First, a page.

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Tales of Times Square: Sessums on the City Pride Month reflections by celebrated author and journalist Kevin Sessums
On the occasion of the 50th anniversary of Stonewall, we asked Kevin Sessums — former Executive Editor of Andy Warhol’s Interview, Contributing Editor at Tina Brown and Graydon Carter's Vanity Fair, theater critic at Towelroad.com, author of the New York Times best-selling memoirs Mississippi Sissy and I Left It On the Mountain, and current editor-in-chief of sessumsmagazine.com , an online magazine of culture, conversation and current events — to reflect on his intersections with Times Square, LGBT history, and the theater over the years, drawing on his life and work. We will share these installments, prepared throughout the month, during the week leading up to World Pride on June 30.
A TIMES SQUARE CHRISTMAS
by Kevin Sessums
Throughout this week, I have talked about the importance of mentorship. Nathan Lane remembered the mentorship of George C. Scott. The late Brian Bedford, in an interview I did with him back in 2011, talked about the special relationship he had with his gay mentor John Gielgud. My first gay mentor in New York after I arrived here in 1975 was Henry Geldzahler, who had left his job as Curator of 20th Century Art for the Metropolitan Museum to become Mayor Ed Koch’s Commissioner of Cultural Affairs. In fact, my first Christmas Eve I ever spent in New York was spent with Henry all around Times Square.
But first some background. When I was growing up in Mississippi and writing book reports on Valley of the Dolls (see June 28's post), I hated my lips. I was teased on the school bus mercilessly for having "n-word lips," although back in Mississippi in the 1960s the real term was used instead of "n-word." The nickname stuck and I was often called it when I wasn't being labeled a sissy. I remember sitting on that school bus as a seven-yearold sissy and wondering if there were a surgical procedure for making my lips smaller as I had heard on television that one could get a nose job.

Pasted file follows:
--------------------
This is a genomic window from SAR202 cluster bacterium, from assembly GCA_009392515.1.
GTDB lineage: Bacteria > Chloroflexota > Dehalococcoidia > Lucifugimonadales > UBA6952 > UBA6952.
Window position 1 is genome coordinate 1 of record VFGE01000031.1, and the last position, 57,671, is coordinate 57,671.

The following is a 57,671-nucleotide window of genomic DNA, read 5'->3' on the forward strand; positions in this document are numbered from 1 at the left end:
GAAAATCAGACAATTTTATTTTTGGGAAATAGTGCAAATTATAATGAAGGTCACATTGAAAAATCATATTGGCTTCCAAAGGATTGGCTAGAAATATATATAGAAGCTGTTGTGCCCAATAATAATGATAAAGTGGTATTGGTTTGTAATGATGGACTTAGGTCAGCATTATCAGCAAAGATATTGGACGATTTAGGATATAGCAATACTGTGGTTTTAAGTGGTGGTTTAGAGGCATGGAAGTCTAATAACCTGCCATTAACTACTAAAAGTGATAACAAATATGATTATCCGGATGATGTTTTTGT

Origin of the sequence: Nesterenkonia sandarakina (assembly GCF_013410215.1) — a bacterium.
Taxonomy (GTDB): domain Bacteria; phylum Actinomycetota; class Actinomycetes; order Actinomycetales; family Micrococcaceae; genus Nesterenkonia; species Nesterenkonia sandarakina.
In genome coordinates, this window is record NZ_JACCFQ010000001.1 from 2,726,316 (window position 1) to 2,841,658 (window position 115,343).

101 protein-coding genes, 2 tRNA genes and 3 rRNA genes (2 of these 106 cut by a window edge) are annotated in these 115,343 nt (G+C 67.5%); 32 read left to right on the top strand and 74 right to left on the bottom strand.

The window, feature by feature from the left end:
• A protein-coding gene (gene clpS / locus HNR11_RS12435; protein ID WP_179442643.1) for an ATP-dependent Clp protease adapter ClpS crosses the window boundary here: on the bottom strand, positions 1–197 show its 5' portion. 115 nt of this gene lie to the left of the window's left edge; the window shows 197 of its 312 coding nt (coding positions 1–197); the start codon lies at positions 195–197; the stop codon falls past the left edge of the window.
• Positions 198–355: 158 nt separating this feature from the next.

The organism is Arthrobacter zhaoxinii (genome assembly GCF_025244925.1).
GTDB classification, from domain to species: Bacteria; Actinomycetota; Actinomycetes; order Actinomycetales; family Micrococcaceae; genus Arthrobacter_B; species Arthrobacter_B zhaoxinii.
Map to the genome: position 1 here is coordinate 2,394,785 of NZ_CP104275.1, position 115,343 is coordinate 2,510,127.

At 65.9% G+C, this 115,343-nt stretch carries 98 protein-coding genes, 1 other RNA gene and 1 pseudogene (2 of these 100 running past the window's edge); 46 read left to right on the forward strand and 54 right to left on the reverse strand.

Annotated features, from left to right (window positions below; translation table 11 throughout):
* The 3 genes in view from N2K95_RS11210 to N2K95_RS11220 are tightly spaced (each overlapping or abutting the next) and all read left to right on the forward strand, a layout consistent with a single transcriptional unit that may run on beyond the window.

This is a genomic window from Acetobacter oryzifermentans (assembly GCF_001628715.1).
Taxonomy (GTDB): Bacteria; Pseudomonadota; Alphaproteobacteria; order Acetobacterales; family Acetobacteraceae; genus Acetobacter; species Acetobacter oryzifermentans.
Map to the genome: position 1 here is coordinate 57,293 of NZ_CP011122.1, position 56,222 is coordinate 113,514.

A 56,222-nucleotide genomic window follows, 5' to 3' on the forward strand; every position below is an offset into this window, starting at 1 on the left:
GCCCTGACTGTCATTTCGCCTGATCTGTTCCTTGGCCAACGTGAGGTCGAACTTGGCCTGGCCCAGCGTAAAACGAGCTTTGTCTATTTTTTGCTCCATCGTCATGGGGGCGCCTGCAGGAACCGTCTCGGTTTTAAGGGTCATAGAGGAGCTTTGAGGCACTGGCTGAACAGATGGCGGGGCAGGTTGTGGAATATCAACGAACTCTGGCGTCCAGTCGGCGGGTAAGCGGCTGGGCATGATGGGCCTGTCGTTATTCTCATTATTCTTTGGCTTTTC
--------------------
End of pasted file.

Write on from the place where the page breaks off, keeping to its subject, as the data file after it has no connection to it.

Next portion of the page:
It wasn't until I moved my sissy self to New York City when I was 19 that I realized that my lips were actually one of my best features. It had never dawned on me before. That first Christmas Eve ever spent away from home was spent with Henry Geldzahler in Times Square. He took me to Sardi's for a Christmas Eve dinner and then to see Harold Pinter's Betrayal on Broadway starring Blythe Danner and Raul Julia and Roy Scheider. After the play, we went to a dive gay bar on Eighth Avenue and as a bunch of drag queens burst into the place singing Christmas carols the bartender leaned over to me and asked, "What did you get for Christmas, honey? Lips?" That night all around Times Square was one of the best Christmas Eves ever.
That's what New York City means to me. That was the true gift the city gave me and was the reason it became my first true home as it still does for so many others as each new generation of gay kids arrives: It is the place where we learn that what we thought were the things we should be ashamed of about ourselves are actually the things that make us special and should be celebrated. Lips were the least of it, but they were a start.
So, as I end this week of posts as we end Pride Month, I remember Henry. And kindness.